For venues that are more of a blank slate waiting to be decorated to your heart’s desire—like Kendall Point—let your wedding décor influence your dress code. If you’re opting for classic, elegant table settings with black and white accents throughout, it sounds like black tie or black tie optional is what you’re leaning toward.

As for the wedding date, a winter wedding is a perfect affair for a black tie or formal dress code because the clothing materials are heavier and you don’t have to worry about your guests overheating.

A summer wedding meanwhile, whether it’s on the beach or not, is a great time for cocktail attire and dressy casual, as the shorter dress lengths and lighter suit fabrics will be more appealing to your guests.

The time of day is another important factor. Evening affairs typically scream formal or cocktail attire while daytime weddings are more casual. Finally, you’ll want to think about how much time you’ll be spending indoors vs. outdoors.

When deciding on your dress code, think first about what your bridal party will be wearing and go from there. The suits and dresses chosen for your groomsmen and bridesmaids should reflect the wedding dress code.

You’ll also want to think about how formal your wedding gown is and what your groom will be wearing. Of course you want to be the ones standing out, but if your groom won’t be wearing a tux, you might not want to ask your guests to.

While it may seem like too many things factor in to make this an easy decision, there’s no reason to overcomplicate things. Let your wedding planner or even your venue coordinator guide you, and remember, the only wrong wedding dress code is no dress code at all.

Bride throws her bouquet during her Friday wedding reception at Kendall Point.

 

What Not to Wear to a Wedding

We all know wearing white to a wedding—whether it’s a dress or jumpsuit—is not appropriate. White, off-white, pearl, ivory, nothing in that family.

Following the dress code is the first step in deciding what to wear to a wedding. If the invitation says black tie, don’t pack the sundress or the brown suit.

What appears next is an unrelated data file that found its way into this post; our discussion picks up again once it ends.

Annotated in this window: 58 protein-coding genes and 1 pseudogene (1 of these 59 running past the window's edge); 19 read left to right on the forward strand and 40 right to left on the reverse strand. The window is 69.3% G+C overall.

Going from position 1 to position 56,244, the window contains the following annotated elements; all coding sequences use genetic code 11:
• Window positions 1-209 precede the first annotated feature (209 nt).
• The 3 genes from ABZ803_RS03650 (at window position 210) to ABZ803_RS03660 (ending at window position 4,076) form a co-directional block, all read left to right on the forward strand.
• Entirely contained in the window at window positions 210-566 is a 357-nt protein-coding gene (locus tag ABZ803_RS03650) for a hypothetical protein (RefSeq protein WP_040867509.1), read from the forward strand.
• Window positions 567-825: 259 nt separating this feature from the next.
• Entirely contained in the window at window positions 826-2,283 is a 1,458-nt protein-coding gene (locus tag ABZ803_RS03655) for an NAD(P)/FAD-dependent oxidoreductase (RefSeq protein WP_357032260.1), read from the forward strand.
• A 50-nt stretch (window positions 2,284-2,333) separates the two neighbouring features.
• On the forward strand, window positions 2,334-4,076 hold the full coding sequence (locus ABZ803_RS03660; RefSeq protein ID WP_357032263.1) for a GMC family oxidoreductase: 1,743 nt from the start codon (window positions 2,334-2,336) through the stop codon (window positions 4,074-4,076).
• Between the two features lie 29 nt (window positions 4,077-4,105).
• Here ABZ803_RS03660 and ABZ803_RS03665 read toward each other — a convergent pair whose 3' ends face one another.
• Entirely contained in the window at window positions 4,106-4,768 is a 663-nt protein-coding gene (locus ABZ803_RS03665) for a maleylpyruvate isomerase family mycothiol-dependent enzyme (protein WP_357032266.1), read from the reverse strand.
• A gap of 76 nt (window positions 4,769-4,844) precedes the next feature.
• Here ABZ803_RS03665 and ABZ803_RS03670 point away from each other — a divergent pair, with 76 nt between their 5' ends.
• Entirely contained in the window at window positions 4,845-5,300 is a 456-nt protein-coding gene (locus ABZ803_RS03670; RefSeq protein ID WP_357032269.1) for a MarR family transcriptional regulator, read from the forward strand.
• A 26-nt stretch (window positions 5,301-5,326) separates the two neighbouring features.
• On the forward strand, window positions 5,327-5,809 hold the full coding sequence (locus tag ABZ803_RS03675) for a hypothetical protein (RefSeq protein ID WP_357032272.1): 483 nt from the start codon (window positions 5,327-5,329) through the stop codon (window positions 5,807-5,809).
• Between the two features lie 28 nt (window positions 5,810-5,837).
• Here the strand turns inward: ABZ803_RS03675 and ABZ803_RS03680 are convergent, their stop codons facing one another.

You also don’t want to match the bridal party, so for women, don’t go with anything that resembles a classic bridesmaid dress (or an old bridesmaid dress you’re still holding onto). The invitation or wedding website colors should give you some idea on the color palette for the big day, so try to avoid matching that.

A newer trend you might have noticed, on celebrities at least, is super revealing wedding guest attire. This is a no because you’re taking attention away from the happy couple. Of course you look amazing, but this is not your time to shine.

Finally, even when the invitation says “casual,” always err on the dressier end of the spectrum. This isn’t everyday casual; it’s wedding casual.

If you’re not sure if your chosen outfit is appropriate, ask the couple! And if you’re the one getting married and want to make things a little easier on your guests, add a note on your wedding website about what color and style the bridal party will be in.

And don’t forget to tell your guests if you’re planning to switch into a reception dress or more comfortable shoes for the reception (so they know they can too).

And if you’re a bride planning to wear a wedding dress not in the white family, definitely let your guests know so they don’t show up in the same color!

bride and groom having a private dance on the outdoor terrace under string lights

Let Kendall Point Be Your Guide

Other than your partner, you can’t really choose your dress code—or anything wedding-related—until you’ve locked down the venue.

Enter Kendall Point in Boerne, Texas.

Our stunning venue is just waiting to be transformed for your dream wedding. Our elegant ballroom can be dressed up or down to match your wedding dress code, and we’re the perfect setting for a wedding in any season.

Schedule your in-person or virtual tour today.